Its members haven't been selected, and it doesn't even come into existence for more than a year, but already the oversight panel for Medicare that was created by President Obama's health care reform law is reigniting the fiery debates that preceded the law's passage more than a year ago.
When it springs to life in 2013, the Independent Payment Advisory Board, or IPAB, will field 15 members, all appointed by the president, subject to Senate confirmation. Their mission: to bend the cost curve -- i.e., slow the pace of growth -- for Medicare with recommendations that will carry the force of law -- unless Congress passes its own laws to override them.
On Jan. 15, 2014, IPAB will submit to Congress its first set of recommendations, with more to come on the same date in each of the next four years. Congress can act at any time to adopt those recommendations or pass more stringent laws to achieve the same or more effective ends, where costs are concerned. If that happens, IPAB's recommendations would remain on the shelf. But if Congress does not act within one year of its receipt of a given set of IPAB proposals, then those proposals become law.
During those first four years, IPAB's members will monitor medical data and the Consumer Price Index for signs of inflation in Medicare costs. Then, starting in 2018, the panel will peg its assessments about cost increases to the American economy, with IPAB's recommendations set to take effect if, in that year, the average cost of Medicare for each beneficiary exceeds the country's gross domestic product (GDP) by 1 percent -- and Congress hasn't acted.
The Congressional Budget Office has projected that growth in Medicare costs will not reach that point until a decade from now.
Still, as part of his broader effort to tackle America's looming debt crisis, Obama proposed last week that Congress modify the law to allow IPAB's recommendations to take effect sooner -- namely, if average Medicare costs rise by merely 0.5 percent of GDP. The Congressional Budget Office has not weighed in on how soon it sees that happening.
Critics contend IPAB will, over time, serve to ration health care – one of the pivotal charges lodged at the time the president's law was wending its way through both chambers of Congress.
"The IPAB can't really make structural changes on how Medicare operates," said James Capretta, a fellow at the Ethics and Public Policy Center who served from 2001 to 2004 as the top health care official at the Office of Management and Budget under President George W. Bush.
"The only thing they can really do is change what those who are providing services to the patients get paid. And of course, what they're going to get paid under this kind of proposal is less and less and less over time," Capretta said.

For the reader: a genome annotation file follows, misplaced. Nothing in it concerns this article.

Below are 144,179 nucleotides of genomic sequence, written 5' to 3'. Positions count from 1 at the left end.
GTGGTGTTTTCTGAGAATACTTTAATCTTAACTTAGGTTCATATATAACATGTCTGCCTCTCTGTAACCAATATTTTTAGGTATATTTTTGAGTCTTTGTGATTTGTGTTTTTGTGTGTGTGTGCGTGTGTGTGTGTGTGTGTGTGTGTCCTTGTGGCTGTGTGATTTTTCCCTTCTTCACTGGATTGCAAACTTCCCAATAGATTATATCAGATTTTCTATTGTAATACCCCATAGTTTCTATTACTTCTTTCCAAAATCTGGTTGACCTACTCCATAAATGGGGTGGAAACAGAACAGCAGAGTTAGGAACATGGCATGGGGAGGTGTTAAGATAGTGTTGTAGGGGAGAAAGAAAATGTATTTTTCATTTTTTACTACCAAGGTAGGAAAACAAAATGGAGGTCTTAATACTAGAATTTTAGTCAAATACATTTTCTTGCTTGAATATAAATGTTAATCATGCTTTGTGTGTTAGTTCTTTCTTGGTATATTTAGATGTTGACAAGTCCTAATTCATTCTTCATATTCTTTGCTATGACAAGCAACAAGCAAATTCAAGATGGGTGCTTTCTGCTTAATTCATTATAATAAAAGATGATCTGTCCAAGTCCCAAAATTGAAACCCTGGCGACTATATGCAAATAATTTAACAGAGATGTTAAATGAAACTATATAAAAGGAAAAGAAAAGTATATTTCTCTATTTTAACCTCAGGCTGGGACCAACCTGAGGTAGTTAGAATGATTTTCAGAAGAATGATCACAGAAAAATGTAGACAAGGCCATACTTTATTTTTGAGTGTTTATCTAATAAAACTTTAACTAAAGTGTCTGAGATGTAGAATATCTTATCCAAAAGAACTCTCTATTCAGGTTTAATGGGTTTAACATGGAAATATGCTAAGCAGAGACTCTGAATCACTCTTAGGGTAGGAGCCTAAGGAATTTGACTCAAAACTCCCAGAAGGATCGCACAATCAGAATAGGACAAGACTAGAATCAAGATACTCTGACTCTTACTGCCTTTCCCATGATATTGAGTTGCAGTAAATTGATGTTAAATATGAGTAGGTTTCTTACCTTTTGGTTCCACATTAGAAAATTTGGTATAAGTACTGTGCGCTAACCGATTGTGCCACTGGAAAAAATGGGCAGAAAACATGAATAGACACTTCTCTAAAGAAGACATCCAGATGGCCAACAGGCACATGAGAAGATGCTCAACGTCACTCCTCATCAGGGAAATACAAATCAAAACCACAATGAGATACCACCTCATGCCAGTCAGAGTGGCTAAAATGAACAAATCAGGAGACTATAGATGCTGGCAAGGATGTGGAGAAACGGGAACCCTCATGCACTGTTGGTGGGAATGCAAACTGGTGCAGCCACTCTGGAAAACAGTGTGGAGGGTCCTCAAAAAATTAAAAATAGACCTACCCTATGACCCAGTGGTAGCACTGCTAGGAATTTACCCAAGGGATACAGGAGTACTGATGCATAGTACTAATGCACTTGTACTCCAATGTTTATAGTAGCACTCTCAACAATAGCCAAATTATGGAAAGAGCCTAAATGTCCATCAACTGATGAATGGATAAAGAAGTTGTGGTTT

"When you bring payment rates down, people say, 'I can't provide that service at that price,' and they stop doing so. That's when you end of with the situation of, frankly, rationing, price rationing."
The White House and other defenders of IPAB note that provisions in the health care law -- specifically, in Section 3403 -- expressly forbid IPAB from making any recommendations that would ration care, curtail benefits or raise enrollee's premiums or deductibles.
"IPAB is a backstop," said Joe Baker, president of the New York-based Medicare Rights Center, a group that supports the president's health care reforms. "It's something that will be used if these other initiatives -- quality initiatives and better drug cost controls don't work.
"There's some good consumer protections built into the IPAB," Baker added. "Congress can say no to the IPAB's proposals ... So I think this is a way of putting to the test these kinds of fail safes to keep the budget in balance as much as possible (and) keep the deficit being chipped away at."
Obama's deputy chief of staff, Nancy-Ann DeParle, blogged on the White House website earlier this week that IPAB "will offer constructive ideas and help keep Medicare cost growth per enrollee affordable in the long run."
White House spokesman Nick Papas told Fox News that if Congress enacts all the president's health care proposals, including lowering the trigger-point at which IPAB's recommendations take effect from 1 percent of GDP to 0.5 percent, the country would see savings of $340 billion by 2021, $480 billion by 2023 and at least an additional $1 trillion in the following decade.
Such a change would require approval by both chambers of Congress and the president signing the measure into law. Papas said the White House hopes the provision will be contained in whatever legislation emerges from Vice President Biden's upcoming negotiations with congressional Republicans.